Remuneration collected by Bonus Copyright Access is distributed to copyright holders. Remuneration is paid not only to Swedish rights holders but also to representatives of authors, editors and publishers in other countries.
By Bonus Copyright Access’s reciprocal agreements with foreign counterparts around the world, remuneration is distributed abroad to compensate for the copying of foreign works that takes place in Sweden. Similarly, Bonus Copyright Access receives payment from foreign counterparts for onward distribution to Swedish copyright holders for the copying of Swedish works that takes place abroad.
Payments to authors, publishers and editors are made via Bonus Copyright Access’s member organizations
. The remuneration reaches the rights holders in many different ways. Some organizations award grants, other compensates rights holders individually, some organizations allocates remuneration for financing legal counseling and education, etc. According to the Swedish Copyright Act, the organizations have to treat members and non-members equal.
There are some important guarantees for outsiders
. Non-represented rights holders have a right to individual remuneration on the basis of the law and non-represented rights holders have also a possibility of prohibiting the use of their works.
The compensation is distributed on the basis of statistical surveys. To find out what and how much is copied Bonus Copyright Access commissions the market research company TNS Sifo to carry out surveys.
Copying volume, categories of works, etc
The surveys provide an idea of copying behavior and what type of the master copy and works category that has been copied. For example, if it is copied from textbooks, newspapers, magazines, fiction, poetry, music, etc. The surveys also show the origin country of the master and what kind of technology that has been used for copying.
Division of remuneration among rights holders
The part of the surveys that show what has been copied form the basis for the division between the member organizations.
The survey shows for example that song lyrics is copied relatively little in the workplace category while newspapers, magazines and textbooks are copied to a large extent in the school world. Therefore, rights holders active in the latter category receive greater compensation.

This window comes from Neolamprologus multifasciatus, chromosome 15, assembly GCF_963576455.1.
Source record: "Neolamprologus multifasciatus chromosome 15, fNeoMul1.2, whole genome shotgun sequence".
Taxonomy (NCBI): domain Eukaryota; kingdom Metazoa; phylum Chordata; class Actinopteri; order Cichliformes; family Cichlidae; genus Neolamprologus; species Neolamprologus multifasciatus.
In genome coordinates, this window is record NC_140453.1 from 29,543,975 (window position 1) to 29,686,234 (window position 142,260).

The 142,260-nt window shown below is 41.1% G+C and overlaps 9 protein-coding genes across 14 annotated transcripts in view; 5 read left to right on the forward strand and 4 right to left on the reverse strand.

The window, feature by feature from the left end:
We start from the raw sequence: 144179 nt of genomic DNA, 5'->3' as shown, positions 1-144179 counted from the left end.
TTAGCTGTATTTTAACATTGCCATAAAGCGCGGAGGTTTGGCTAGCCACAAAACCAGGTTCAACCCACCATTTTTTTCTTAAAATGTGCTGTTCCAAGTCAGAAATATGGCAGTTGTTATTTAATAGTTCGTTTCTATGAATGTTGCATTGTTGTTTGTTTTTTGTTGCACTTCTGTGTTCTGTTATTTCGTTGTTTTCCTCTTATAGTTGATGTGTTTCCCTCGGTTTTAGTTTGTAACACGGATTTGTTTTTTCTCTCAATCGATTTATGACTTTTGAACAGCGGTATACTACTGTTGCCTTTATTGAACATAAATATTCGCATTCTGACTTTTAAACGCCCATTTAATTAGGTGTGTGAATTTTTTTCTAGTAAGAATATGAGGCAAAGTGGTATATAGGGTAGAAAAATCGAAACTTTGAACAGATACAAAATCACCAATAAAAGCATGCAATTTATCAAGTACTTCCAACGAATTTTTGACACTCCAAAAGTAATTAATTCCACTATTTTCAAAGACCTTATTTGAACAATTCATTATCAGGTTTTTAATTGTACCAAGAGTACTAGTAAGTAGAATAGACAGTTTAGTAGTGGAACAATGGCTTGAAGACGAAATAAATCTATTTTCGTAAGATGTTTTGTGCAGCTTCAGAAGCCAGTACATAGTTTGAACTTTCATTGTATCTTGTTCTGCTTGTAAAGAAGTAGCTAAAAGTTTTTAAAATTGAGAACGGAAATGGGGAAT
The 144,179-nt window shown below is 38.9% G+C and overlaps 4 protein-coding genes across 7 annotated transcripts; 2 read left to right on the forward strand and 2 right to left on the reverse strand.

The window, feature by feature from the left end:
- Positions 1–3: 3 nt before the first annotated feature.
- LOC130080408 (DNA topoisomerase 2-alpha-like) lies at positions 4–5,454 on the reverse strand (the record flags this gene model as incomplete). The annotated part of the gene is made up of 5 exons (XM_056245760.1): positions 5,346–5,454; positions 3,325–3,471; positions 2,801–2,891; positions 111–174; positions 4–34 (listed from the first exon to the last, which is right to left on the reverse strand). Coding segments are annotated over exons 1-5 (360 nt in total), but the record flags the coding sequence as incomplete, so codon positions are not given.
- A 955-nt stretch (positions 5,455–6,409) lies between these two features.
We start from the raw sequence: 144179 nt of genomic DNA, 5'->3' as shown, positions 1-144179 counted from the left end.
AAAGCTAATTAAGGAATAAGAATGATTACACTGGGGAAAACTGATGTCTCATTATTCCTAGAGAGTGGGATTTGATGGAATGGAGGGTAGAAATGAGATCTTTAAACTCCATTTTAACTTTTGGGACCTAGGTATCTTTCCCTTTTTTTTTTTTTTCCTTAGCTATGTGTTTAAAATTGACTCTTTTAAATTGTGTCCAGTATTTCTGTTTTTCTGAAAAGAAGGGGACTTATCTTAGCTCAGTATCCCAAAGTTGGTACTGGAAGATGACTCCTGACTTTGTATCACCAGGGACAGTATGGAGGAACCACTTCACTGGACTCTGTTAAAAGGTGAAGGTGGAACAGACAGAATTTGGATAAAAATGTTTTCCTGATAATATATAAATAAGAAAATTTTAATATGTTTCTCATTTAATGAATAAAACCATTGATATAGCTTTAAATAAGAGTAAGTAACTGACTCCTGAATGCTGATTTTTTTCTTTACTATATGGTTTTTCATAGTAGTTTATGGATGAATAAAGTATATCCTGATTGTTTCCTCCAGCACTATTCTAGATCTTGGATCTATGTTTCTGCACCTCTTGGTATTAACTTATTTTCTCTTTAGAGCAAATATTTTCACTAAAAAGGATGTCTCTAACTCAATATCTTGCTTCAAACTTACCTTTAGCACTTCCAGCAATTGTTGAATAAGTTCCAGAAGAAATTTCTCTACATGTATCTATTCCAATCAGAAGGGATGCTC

Distribution of remuneration to Swedish rights holders
Within Bonus Copyright Access, there are five distribution groups representing the categories of reproduction: books, teaching materials, press, music, and pictorial. Each member of the Bonus Copyright Access belongs to one of the five administrative groups. The remuneration is distributed from the board of Bonus Copyright Access to the different member organizations through the distribution groups.
Unanimous decisions shall be taken within each distribution group concerning the final distribution of money at the group’s deposition to the organization which is represented in the group. The organizations are thereafter free to decide on the final use of the remuneration. However, according to the Swedish Copyright Act, the organizations have to treat members and non-members equal.
Distribution of remuneration to foreign rights holders
Before the remuneration is distributed to Bonus Copyright Access's five distribution groups the foreign rights holders' share is separated. Revenue received for copying foreign works is distributed to sister organizations abroad in accordance with reciprocal agreements. In the absence of an agreement with a country, the payment is set aside on a separate bank account until an agreement has been signed.
About 80 percent of the foreign rights holders' remunerations is distributed. Less than 20 percent is deposited on account while waiting for reciprocal agreements to be signed. The remaining 0,7 percent refers to countries that have either not made any demands or that relates to unidentified country of publication or unidentified residence of the right holder.
Administrative costs and deductions
Bonus Copyright Access is non-profit-making, all the money Bonus Copyright Access collect in licence fees is distributed to the members after a deduction for administrative costs. The administration cost has over the years been very low, both in a national and in an international perspective. In 2014, Bonus Copyright Access's administrative overhead ratio was 5,8 %.